Urban Health would like to introduce our resident blogger Esther’s latest project. She has embarked on a gluten-free diet in Hong Kong and is documenting her journey in a new blog. In her blog, she reflects on the social challenges of going gluten-free in Hong Kong. She also shares some of her favourite new-found gluten-free food items around the country.
Her most recent blog discusses the widespread amount of gluten found in small treats shared among co-workers and friends. She also introduces some lovely treats she has discovered, including cupcakes from The Cup Cake Ministrel HK, delicious vegetarian “Chicken Tikka” from Grass roots Pantry, and finally their counterpart, Prune Deli’s delicious orange chocolate cake. All gluten-free, of course!
Take a look at her new blog here: http://ggfinhk.blogspot.hk/
For this month’s Andy’s Corner, I would like to share with you my vegetarian, grain-free, 21 days fast experience. At my church, everyone is doing a 21 day fast – and the rule is, we have to cut out items that we indulge in most. As a huge foodie, I have decided to go on a no meat, seafood and grain (foods like rice, noodles, bread) fast.
At the start, I said to myself, “Wow, how brave am I, to take on this challenge?” Little did I know that I had no clue how difficult this was going to be. For the first few days, I got hungry really quickly and easily. As a big rice and meat person, it was all of a sudden a real struggle to think of what to eat.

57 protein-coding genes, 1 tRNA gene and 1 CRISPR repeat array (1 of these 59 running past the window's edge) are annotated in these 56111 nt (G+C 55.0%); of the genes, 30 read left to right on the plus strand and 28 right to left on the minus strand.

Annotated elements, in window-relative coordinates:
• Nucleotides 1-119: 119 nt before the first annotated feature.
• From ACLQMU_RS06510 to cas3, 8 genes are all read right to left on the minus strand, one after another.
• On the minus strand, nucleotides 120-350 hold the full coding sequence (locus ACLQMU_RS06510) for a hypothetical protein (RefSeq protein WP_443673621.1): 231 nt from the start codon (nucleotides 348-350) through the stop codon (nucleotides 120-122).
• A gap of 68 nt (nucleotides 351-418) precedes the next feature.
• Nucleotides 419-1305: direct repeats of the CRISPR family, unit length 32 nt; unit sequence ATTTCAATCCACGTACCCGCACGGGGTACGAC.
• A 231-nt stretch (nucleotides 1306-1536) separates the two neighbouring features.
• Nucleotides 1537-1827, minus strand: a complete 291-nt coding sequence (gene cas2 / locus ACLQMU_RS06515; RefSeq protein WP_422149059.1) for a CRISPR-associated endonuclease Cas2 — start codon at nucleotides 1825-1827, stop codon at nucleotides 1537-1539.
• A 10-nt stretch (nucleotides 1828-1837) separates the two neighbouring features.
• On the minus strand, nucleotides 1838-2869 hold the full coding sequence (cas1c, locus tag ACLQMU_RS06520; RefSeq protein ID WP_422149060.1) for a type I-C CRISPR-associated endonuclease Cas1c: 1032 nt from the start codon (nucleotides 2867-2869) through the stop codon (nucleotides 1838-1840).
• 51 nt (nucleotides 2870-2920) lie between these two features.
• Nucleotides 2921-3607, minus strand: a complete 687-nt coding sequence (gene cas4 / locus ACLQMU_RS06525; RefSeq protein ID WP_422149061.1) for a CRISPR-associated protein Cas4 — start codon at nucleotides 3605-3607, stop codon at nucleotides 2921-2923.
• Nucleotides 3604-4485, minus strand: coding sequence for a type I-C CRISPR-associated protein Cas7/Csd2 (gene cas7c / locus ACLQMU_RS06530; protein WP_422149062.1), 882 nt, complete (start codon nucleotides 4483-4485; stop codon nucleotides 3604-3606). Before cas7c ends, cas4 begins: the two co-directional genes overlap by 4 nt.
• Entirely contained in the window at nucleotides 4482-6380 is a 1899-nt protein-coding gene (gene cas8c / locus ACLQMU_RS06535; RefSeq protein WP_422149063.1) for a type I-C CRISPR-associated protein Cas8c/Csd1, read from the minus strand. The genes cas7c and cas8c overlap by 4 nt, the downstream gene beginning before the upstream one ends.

As for physical challenges – I felt weak during the first few days. Suffering from a foggy brain, I could hardly think and function properly. I did get some advice from our in-house nutritionist as well as a vegan friend. After following their suggestions, I began to see improvements. Simply having a bag of nuts with me and snacking on that between meals and having lots of fruits and juices to get some healthy plant-based fat and sugar have helped tremendously!
In terms of the environment, I found that being on a vegetarian and grain-free diet in Hong Kong is a HUGE pain! Similar to being on a gluten-free diet, there are not many options out there or local restaurants that would be suitable for this diet. Your best bet would be to cook for yourself – breakfast to dinner. One of the most reasonable places to go to during lunch times are Nood, Life Organic Café and Little Burro in Soho. They’re real life savers when I actually have to eat out, and they are all under HKD$100, which is quite reasonable for the area.
So what are the benefits? I’ve lost about 3kg in 21 days from clean eating, and learned that my body can actually function with no problems on a plant-based diet. I’ve started to crave less meat now. This comes just as Chinese New Year is round the corner and I sure am thankful that I’ll be able to enjoy some traditional Lunar New Year dishes, yet I won’t go crazy on eating fatty stuff as my body doesn’t quite have the same appetite for that anymore.
- 1.May 2014–Celiac Awareness Month
- 2.August 2014-Urban Health Newsletter
- 3.September 2014–Urban Health Newsletter
- 4.October 2014–Urban Health Newsletter
- 5.November 2014–Urban Health Newsletter
- 6.February 2015–Urban Health Newsletter
- 7.March 2015–Urban Health Newsletter
- 8.April 2015–Urban Health Newsletter
- 9.June 2015–Urban Health Newsletter